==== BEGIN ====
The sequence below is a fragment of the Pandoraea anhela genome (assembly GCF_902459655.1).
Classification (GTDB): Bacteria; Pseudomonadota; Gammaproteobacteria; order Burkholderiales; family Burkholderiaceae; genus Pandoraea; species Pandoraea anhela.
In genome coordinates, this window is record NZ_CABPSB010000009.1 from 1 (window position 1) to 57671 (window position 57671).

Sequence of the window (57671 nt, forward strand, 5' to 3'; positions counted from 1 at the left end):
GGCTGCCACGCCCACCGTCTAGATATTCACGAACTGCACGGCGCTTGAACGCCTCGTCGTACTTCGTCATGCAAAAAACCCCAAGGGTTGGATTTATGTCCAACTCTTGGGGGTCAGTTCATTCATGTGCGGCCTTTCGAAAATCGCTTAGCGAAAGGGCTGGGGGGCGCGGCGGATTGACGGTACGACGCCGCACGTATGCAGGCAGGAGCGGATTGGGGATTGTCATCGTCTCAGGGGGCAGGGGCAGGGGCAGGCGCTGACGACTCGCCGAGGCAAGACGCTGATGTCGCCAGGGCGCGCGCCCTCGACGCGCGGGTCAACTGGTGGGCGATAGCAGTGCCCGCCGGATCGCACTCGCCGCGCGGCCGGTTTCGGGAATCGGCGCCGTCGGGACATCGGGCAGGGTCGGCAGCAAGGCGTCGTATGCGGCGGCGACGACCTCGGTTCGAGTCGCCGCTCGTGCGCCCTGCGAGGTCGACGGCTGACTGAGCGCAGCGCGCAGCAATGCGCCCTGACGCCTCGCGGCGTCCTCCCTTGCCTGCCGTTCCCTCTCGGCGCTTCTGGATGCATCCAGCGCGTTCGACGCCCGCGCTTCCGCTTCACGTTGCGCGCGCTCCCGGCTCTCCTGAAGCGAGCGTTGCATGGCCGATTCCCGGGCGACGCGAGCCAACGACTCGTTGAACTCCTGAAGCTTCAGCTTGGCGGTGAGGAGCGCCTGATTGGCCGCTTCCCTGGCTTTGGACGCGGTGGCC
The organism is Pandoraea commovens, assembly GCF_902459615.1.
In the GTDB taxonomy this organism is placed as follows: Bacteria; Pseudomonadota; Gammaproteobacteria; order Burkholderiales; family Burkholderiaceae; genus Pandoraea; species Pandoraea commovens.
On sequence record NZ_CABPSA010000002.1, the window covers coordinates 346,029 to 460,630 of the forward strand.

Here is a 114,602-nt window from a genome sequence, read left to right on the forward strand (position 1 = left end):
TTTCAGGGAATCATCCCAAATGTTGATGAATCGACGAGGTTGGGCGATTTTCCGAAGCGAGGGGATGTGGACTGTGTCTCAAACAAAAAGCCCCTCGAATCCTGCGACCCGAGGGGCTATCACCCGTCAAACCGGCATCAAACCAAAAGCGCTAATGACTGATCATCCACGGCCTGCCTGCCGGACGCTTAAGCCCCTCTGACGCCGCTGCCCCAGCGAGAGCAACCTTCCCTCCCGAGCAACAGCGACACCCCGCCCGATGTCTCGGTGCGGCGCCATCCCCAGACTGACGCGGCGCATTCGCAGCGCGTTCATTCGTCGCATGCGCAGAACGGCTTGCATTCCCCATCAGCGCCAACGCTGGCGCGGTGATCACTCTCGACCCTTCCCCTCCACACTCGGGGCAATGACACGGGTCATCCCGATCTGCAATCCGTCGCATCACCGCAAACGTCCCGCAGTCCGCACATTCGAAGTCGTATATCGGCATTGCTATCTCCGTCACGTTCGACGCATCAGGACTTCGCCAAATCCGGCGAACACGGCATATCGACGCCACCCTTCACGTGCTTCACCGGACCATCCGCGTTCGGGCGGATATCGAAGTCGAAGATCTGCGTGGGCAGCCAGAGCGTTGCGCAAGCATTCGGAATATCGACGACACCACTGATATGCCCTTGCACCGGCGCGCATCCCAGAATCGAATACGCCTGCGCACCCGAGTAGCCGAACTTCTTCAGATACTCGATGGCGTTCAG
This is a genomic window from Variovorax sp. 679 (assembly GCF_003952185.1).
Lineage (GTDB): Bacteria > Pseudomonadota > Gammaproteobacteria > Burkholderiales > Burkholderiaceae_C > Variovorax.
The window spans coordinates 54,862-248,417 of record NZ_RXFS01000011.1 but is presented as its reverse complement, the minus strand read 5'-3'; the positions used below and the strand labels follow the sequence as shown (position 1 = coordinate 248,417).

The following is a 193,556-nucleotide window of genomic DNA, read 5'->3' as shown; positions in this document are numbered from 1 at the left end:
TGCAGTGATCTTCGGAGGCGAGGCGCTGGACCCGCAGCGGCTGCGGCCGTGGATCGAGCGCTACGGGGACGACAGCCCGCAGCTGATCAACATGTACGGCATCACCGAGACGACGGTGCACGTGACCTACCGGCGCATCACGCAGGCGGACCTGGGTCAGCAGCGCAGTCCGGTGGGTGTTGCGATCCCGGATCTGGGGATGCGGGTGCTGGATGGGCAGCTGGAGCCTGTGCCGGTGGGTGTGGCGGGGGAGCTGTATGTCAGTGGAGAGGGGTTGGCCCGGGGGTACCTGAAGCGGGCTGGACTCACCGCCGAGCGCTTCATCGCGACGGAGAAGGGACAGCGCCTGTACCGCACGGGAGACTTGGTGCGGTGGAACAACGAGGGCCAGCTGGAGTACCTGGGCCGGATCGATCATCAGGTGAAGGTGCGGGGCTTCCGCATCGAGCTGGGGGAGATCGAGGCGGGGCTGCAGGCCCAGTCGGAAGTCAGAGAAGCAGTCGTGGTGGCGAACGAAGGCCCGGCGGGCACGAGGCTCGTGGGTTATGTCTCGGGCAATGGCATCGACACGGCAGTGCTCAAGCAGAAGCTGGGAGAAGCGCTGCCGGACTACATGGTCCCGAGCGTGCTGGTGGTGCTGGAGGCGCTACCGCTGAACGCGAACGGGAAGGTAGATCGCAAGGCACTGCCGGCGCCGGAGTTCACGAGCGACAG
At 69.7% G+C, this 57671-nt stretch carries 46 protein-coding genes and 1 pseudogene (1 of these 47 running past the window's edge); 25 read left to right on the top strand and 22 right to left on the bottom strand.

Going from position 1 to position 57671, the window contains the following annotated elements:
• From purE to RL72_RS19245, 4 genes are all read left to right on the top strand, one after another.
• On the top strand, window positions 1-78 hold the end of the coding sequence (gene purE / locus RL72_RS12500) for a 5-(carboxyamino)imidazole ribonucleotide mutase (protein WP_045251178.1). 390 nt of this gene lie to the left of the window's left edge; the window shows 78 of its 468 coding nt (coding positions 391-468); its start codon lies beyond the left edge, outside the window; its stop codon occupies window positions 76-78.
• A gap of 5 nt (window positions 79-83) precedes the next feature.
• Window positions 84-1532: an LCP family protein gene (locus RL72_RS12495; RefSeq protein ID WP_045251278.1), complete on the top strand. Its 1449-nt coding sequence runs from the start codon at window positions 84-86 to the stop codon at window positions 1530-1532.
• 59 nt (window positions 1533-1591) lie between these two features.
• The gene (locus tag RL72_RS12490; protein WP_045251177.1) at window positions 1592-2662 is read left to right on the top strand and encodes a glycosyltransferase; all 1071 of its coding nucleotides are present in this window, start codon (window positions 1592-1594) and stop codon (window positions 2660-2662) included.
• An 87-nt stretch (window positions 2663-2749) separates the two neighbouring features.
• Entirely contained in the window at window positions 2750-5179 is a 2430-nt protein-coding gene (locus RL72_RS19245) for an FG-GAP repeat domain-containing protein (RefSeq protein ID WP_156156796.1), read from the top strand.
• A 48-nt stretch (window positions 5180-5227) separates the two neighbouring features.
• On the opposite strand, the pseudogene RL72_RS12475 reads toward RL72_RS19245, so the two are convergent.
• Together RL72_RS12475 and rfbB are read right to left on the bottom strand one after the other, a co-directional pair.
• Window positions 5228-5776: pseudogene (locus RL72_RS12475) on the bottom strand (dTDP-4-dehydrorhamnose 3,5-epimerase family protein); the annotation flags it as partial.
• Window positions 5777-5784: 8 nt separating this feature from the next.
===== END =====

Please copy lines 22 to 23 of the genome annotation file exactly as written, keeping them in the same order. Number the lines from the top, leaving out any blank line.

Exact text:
• 59 nt (window positions 1533-1591) lie between these two features.
• The gene (locus tag RL72_RS12490; protein WP_045251177.1) at window positions 1592-2662 is read left to right on the top strand and encodes a glycosyltransferase; all 1071 of its coding nucleotides are present in this window, start codon (window positions 1592-1594) and stop codon (window positions 2660-2662) included.